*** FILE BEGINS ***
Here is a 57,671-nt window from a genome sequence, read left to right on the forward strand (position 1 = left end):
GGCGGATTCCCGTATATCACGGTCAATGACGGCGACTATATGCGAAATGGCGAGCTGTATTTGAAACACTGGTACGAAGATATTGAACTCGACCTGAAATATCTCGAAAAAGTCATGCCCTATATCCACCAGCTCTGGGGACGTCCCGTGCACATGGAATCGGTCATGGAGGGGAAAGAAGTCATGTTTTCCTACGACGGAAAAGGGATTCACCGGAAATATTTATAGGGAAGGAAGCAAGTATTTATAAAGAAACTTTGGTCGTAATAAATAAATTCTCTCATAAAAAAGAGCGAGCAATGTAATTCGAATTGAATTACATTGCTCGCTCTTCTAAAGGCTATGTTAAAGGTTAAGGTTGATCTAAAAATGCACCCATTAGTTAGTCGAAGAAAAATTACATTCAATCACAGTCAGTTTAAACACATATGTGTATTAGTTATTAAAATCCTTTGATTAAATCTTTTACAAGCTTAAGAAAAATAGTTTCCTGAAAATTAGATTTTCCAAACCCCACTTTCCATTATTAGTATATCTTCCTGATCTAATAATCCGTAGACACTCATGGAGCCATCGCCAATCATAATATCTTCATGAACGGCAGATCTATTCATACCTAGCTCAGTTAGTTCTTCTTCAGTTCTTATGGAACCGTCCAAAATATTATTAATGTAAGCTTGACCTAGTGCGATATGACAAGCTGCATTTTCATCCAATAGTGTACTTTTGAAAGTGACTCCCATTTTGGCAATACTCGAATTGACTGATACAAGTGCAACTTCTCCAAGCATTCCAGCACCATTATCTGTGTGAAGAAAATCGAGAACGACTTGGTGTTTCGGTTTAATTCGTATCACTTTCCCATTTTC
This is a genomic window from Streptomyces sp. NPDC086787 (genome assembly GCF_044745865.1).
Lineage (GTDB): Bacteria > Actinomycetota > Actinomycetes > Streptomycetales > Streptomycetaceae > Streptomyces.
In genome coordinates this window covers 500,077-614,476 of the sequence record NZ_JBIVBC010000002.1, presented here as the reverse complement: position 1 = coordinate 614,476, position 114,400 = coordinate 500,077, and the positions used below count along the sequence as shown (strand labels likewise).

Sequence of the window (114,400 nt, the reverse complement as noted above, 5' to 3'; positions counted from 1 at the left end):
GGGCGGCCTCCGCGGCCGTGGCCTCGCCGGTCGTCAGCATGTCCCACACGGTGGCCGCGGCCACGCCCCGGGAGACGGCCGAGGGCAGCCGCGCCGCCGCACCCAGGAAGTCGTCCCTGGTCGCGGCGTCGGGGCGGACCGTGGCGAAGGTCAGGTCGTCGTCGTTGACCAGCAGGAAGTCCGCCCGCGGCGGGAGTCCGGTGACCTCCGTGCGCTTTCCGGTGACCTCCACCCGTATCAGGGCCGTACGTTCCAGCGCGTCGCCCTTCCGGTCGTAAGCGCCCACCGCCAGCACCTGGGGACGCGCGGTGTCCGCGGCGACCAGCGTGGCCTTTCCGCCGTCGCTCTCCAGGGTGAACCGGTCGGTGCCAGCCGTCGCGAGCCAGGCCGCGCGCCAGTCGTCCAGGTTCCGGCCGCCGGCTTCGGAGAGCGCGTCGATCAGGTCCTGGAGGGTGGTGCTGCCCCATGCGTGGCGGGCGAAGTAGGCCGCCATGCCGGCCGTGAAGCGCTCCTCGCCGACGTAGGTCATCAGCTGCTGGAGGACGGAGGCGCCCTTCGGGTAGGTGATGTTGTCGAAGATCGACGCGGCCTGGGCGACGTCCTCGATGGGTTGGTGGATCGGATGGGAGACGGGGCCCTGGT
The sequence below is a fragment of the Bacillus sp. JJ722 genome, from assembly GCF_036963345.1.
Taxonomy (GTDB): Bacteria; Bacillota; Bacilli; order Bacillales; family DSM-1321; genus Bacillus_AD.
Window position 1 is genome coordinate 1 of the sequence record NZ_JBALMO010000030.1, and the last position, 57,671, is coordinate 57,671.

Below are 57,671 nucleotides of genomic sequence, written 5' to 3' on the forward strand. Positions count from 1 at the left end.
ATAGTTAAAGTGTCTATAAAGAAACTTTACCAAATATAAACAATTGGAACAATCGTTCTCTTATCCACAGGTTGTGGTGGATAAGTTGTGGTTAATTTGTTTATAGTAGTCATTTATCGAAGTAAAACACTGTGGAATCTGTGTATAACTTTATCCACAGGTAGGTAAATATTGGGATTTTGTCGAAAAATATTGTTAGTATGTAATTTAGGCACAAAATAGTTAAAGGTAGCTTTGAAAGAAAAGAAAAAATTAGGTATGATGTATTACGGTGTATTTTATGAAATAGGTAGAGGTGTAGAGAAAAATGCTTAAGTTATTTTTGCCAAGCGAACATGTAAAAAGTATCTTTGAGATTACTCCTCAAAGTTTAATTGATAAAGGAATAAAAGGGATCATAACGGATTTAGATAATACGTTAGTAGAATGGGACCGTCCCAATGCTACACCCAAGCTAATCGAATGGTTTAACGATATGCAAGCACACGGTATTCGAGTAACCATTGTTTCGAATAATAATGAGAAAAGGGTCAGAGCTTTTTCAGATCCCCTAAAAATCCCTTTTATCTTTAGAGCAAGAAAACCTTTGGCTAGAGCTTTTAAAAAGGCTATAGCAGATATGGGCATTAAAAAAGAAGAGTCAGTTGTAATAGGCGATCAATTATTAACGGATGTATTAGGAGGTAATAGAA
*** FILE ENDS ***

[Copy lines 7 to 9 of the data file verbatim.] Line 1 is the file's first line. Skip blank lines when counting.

GGGCGGCCTCCGCGGCCGTGGCCTCGCCGGTCGTCAGCATGTCCCACACGGTGGCCGCGGCCACGCCCCGGGAGACGGCCGAGGGCAGCCGCGCCGCCGCACCCAGGAAGTCGTCCCTGGTCGCGGCGTCGGGGCGGACCGTGGCGAAGGTCAGGTCGTCGTCGTTGACCAGCAGGAAGTCCGCCCGCGGCGGGAGTCCGGTGACCTCCGTGCGCTTTCCGGTGACCTCCACCCGTATCAGGGCCGTACGTTCCAGCGCGTCGCCCTTCCGGTCGTAAGCGCCCACCGCCAGCACCTGGGGACGCGCGGTGTCCGCGGCGACCAGCGTGGCCTTTCCGCCGTCGCTCTCCAGGGTGAACCGGTCGGTGCCAGCCGTCGCGAGCCAGGCCGCGCGCCAGTCGTCCAGGTTCCGGCCGCCGGCTTCGGAGAGCGCGTCGATCAGGTCCTGGAGGGTGGTGCTGCCCCATGCGTGGCGGGCGAAGTAGGCCGCCATGCCGGCCGTGAAGCGCTCCTCGCCGACGTAGGTCATCAGCTGCTGGAGGACGGAGGCGCCCTTCGGGTAGGTGATGTTGTCGAAGATCGACGCGGCCTGGGCGACGTCCTCGATGGGTTGGTGGATCGGATGGGAGACGGGGCCCTGGT
The sequence below is a fragment of the Bacillus sp. JJ722 genome, from assembly GCF_036963345.1.
Taxonomy (GTDB): Bacteria; Bacillota; Bacilli; order Bacillales; family DSM-1321; genus Bacillus_AD.